Tha Sports Junkies 101

Prospect Profiles: San Francisco Giants

San Francisco Giants image via sportsgraphics36


A look at the farm system of the San Francisco Giants

Despite a brief post-season run last season, the San Francisco Giants are in a pretty good position to contend once again. After some key additions to the squad, Mark Melancon the most noticeable, the need for prospects seems to be in the back of the Giants front office’s minds, and rightfully so.

With their current team, the G-Men have highly favorable odds of contending for the next 3-6 years, assuming all whose contracts end within that time frame.

But there comes a time in every organization to take a step back and look at the whole picture, the whole organization. As a whole, the Giants could use some upgrades in their farm system.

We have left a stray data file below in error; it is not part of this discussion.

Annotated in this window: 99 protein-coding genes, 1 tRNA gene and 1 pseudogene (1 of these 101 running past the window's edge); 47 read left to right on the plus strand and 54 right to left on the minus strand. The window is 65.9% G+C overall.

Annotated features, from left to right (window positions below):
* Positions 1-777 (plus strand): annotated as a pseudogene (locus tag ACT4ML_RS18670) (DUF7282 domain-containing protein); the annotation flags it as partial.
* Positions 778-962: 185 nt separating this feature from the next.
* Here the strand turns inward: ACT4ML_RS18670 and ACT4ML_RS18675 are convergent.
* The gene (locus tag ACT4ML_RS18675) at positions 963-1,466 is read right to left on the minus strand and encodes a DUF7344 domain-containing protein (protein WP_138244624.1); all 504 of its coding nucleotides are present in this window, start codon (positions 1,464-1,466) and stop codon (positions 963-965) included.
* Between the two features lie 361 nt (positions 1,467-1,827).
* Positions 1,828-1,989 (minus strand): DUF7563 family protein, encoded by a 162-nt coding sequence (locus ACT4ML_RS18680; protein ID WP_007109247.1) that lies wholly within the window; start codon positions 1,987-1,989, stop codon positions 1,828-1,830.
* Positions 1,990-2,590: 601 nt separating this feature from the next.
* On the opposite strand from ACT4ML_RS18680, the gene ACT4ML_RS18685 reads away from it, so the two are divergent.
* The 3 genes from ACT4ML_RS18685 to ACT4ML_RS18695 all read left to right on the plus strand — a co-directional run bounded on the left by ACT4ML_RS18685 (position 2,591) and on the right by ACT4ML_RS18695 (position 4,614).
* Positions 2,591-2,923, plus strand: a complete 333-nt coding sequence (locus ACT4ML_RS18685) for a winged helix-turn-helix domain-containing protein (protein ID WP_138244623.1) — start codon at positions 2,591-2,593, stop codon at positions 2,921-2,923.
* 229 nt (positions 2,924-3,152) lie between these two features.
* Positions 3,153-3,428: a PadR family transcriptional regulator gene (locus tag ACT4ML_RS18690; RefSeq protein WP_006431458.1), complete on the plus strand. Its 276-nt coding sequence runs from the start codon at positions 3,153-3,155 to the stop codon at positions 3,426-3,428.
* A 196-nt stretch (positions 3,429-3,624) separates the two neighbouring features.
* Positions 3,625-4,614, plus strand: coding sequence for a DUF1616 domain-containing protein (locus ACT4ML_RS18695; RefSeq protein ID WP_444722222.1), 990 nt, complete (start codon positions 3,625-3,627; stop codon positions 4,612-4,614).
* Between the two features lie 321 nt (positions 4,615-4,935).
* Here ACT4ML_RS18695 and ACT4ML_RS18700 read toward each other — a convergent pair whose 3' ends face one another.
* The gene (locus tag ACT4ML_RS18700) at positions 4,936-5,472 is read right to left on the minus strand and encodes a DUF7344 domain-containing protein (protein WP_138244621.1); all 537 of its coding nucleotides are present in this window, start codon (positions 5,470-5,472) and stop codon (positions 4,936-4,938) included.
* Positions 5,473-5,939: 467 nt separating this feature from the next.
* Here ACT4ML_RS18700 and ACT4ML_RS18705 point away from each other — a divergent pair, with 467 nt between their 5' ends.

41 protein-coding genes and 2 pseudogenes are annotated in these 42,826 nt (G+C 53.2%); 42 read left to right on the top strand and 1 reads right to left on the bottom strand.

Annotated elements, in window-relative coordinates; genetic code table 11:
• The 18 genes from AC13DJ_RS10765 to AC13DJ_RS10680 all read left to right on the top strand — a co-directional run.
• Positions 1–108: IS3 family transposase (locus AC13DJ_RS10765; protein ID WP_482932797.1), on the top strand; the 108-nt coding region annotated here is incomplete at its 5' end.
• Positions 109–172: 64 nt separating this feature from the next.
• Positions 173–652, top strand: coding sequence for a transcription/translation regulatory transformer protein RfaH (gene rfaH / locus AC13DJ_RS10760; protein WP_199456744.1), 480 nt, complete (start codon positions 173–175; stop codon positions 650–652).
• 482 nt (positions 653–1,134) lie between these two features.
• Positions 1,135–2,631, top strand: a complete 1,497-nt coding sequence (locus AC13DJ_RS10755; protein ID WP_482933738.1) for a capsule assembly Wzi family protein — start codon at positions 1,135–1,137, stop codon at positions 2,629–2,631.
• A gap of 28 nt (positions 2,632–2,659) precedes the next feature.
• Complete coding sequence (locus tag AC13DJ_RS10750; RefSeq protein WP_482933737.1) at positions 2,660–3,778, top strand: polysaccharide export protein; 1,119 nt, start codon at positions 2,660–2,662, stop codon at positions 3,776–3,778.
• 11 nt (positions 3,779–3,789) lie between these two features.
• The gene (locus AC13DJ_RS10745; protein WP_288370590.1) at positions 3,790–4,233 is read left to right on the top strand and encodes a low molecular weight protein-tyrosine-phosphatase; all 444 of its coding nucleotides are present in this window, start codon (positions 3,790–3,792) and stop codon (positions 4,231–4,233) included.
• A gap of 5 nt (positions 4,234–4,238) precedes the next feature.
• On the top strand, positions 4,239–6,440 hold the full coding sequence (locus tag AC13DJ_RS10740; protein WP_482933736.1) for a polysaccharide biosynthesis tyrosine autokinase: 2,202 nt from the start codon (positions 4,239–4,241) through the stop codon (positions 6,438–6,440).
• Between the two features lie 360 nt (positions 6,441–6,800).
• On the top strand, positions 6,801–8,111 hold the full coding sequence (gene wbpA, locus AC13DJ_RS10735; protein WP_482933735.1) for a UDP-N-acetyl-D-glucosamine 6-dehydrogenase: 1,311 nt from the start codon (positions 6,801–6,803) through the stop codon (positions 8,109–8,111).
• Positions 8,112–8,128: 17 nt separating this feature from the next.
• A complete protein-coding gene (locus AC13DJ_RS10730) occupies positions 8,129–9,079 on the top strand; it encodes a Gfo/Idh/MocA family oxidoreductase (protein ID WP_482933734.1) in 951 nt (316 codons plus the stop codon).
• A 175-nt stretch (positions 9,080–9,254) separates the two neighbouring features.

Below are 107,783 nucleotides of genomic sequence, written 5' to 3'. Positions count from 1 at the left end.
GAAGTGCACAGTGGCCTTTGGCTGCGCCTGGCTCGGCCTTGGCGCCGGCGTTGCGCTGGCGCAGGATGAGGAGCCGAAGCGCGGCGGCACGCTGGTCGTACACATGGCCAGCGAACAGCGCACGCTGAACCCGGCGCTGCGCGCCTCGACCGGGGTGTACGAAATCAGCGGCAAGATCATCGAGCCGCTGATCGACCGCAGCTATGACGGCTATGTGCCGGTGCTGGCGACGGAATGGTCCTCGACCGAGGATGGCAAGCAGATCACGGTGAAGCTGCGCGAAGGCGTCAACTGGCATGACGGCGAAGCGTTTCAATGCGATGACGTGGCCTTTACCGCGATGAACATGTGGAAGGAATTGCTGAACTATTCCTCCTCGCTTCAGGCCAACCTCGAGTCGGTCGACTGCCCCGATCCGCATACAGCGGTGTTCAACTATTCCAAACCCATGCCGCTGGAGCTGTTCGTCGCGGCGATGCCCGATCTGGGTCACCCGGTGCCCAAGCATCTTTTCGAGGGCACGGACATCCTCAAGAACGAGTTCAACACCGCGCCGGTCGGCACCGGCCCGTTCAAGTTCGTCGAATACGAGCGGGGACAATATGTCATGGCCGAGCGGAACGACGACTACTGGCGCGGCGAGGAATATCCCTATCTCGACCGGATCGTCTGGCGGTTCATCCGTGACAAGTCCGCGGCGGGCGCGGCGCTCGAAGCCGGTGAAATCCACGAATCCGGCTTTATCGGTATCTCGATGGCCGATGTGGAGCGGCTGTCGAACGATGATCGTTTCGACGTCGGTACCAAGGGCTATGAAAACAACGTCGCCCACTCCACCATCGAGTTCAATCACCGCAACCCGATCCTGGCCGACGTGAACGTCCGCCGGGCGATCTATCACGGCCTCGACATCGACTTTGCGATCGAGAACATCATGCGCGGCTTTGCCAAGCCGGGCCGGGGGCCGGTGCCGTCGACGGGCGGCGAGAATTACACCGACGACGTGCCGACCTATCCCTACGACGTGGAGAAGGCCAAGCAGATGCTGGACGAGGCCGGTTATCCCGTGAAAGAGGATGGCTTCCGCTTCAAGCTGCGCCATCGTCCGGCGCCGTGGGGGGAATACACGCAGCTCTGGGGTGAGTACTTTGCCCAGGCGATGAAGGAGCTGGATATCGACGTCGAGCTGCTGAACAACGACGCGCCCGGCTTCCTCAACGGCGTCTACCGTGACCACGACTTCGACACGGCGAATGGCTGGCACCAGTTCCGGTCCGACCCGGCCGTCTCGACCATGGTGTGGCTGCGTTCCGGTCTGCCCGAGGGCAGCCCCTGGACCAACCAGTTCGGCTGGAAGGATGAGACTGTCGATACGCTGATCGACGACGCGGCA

Their focus on MLB talent has led them to be somewhat low on this list of the best farm systems compared to other major league franchises.

Christian Arroyo, INF

Ranked 79th in the MLB Top 100, Arroyo looks to make his big-league debut this year, it makes sense for Christian Arroyo to focus on playing more than one infield position. With the presences of Brandon Belt, Joe Panik, Brandon Crawford and Eduardo Nunez/Conor Gillaspie in the infield, it would be wise for Arroyo to develop into a platoon, utility player to see some playing time in the Bay Area.

In 119 at-bats at AA Richmond, the 21-year-old hit an impressive .274/.316/.373. That consistent offensive presence he brings could help an often flip-flop hot/cold Giant lineup. Hitting only 3 home runs in that span, Arroyo isn’t really a big-power hitter, but the consist barrel-on-the-ball game he brings helps his case for being brought up mid-season for some extra support.